|6||Gopalapillai et al., "Satellite Interferometer as an Advanced Navigation/Communication System," Navigation: Journal of The Institute of Navigation, vol. 25, No. 4, pp. 405-418 (Winter 1978-1979).|
|7||Gopalapillai, et al., "Feasibility of Satellite Interferometry for Surveillance, Navigation, and Traffic Control," National Aeronautics and Space Administration Task Final Report No. BCL-OA-TFR-76-2, (Feb. 1976).|
|8||Gordon, "Monopulse Technique Applied to Secondary Surveillance Radar," GEC Journal of Science & Technology, vol. 47, No. 3, pp. 127-134 (United Kingdom, 1981).|
|9||Harman et al., "Active BCAS: Design and Validation of the Surveillance Subsystem," Lincoln Laboratory Project Report ATC-103, Report No. FAA-RD-80-134 (Dec. 1980).|
|10||Harman, "TCAS: A System for Preventing Midair Collisions," The Lincoln Laboratory Journal, vol. 2, No. 3, pp. 437-458 (1989).|
|11||ITT Gilfillan Inc., "Regal Test Program Support," Final Report Federal Aviation Agency (Apr. 1964).|
|12||Kaminsky et al., "ATCRBS Reply Environment at Memphis International Airport," Lincoln Laboratory Project Report ATC-198, Report No. DOT/FAA/NR-93/3 (May 1993).|
|13||LaFrey, "Parallel Runway Monitor," The Lincoln Laboratory Journal, vol. 2, No. 3, pp. 411-436 (1989).|
|14||Lambell et al., "PAIR-Precision Approach Interferometer Radar," Philips Telecommunication Review, vol. 35, No. 2, pp. 57-69 (Jun. 1977).|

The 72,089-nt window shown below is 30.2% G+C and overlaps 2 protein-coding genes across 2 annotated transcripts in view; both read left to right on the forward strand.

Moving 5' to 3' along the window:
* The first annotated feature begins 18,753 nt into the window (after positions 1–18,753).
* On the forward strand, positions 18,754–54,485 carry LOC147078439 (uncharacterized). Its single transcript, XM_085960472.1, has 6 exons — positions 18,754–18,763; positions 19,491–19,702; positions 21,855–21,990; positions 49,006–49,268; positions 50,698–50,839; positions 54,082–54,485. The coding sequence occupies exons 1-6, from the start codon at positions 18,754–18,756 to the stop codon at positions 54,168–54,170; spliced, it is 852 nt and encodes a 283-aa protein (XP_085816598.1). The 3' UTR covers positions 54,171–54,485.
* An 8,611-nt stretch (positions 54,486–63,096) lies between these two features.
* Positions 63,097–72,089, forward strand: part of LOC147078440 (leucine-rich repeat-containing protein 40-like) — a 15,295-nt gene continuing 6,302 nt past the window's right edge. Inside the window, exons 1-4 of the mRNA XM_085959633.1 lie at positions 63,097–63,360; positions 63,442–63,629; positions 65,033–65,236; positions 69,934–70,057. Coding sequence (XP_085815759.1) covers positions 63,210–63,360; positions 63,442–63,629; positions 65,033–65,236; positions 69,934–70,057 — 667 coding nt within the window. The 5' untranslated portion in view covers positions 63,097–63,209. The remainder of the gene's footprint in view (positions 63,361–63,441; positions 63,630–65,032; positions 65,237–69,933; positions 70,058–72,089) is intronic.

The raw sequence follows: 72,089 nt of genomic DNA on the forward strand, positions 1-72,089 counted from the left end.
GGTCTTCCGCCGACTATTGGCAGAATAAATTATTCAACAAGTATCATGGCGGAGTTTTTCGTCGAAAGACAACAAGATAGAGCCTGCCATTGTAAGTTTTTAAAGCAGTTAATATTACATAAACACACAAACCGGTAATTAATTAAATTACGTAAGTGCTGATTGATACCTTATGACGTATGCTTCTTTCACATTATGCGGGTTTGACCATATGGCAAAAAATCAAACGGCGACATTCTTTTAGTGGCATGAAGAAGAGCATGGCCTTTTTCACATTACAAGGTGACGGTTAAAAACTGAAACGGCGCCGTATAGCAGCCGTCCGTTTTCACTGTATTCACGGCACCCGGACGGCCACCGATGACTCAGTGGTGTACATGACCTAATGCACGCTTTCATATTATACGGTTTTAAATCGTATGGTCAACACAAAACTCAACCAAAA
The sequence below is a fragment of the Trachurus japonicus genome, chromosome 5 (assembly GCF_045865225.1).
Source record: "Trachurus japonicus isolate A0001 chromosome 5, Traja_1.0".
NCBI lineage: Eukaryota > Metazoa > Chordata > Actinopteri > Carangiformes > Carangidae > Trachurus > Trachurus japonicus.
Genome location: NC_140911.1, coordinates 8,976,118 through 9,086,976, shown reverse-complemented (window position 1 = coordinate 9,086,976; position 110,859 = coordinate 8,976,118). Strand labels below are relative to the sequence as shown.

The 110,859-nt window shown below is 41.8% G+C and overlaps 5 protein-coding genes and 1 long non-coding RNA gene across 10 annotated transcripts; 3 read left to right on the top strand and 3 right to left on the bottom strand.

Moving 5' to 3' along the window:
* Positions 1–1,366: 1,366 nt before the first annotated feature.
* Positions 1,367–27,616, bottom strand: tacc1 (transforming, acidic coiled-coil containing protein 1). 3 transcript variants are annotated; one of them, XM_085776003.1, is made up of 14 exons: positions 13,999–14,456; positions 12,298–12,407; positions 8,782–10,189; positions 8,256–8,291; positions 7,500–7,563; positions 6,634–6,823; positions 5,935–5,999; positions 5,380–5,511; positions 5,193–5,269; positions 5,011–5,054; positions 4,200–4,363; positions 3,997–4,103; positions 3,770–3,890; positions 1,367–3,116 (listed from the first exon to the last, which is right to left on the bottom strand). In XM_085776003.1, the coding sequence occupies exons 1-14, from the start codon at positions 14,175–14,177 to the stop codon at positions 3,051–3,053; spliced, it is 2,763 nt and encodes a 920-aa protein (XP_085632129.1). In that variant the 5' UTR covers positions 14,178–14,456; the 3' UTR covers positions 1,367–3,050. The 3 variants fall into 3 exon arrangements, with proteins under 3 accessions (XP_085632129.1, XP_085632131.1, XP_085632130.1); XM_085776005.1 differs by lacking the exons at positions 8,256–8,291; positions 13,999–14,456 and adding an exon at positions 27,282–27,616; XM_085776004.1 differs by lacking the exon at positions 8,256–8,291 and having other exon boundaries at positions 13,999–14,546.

|15||Lind, "Two Simulation Studies of Precision Runway Monitoring of Independent Approaches to Closely Spaced Parallel Runways," Lincoln Laboratory Project Report ATC-198, Report No. DOT/FAA/NR-92/9 (Mar. 1993).|
|16||McAulay, "Interferometer Design for Elevation Angle Estimation," IEEE Transactions on Aerospace and Electronic Systems, vol. AES-13, No. 5, pp. 486-503 (Sep. 1977).|
|17||McAulay, "Optimum Elevation Angle Estimation in the Presence of Ground Reflection Multipath," Lincoln Laboratory Technical Note 1976-11 (Defense Technical Information Center, Feb. 1976).|
|18||Owen, "A Pulsed Interferometer System for Air Terminal Approach," Symposium on Electronics for Air Traffic Control (Electronic Engineering Association, United Kingdom, 1969).|
|19||Owen, "The Memphis Precision Runway Monitor Program Instrument Landing System Final Approach Study," Lincoln Laboratory Project Report ATC-198, Report No. DOT/FAA-NR-92/11 (May 1993).|
|20||PCT International Search Report for International Application No.: PCT/US03/27141.|
|21||Plotka, "Test and Evalutation of a Fesibility Model ILS Glide Slope Performance Assurance Monitor for the Final Approach Path, " Federal Aviation Administration Final Report No. FAA-RD-76-176 (Defense Technical Information Center, Dec. 1976).|
|22||Pogust, "Microwave Landing Systems," Revista Telegrafica Electronica, vol. 66, No. 787, pp. 637-642 (Aug. 1979) [English Abstract].|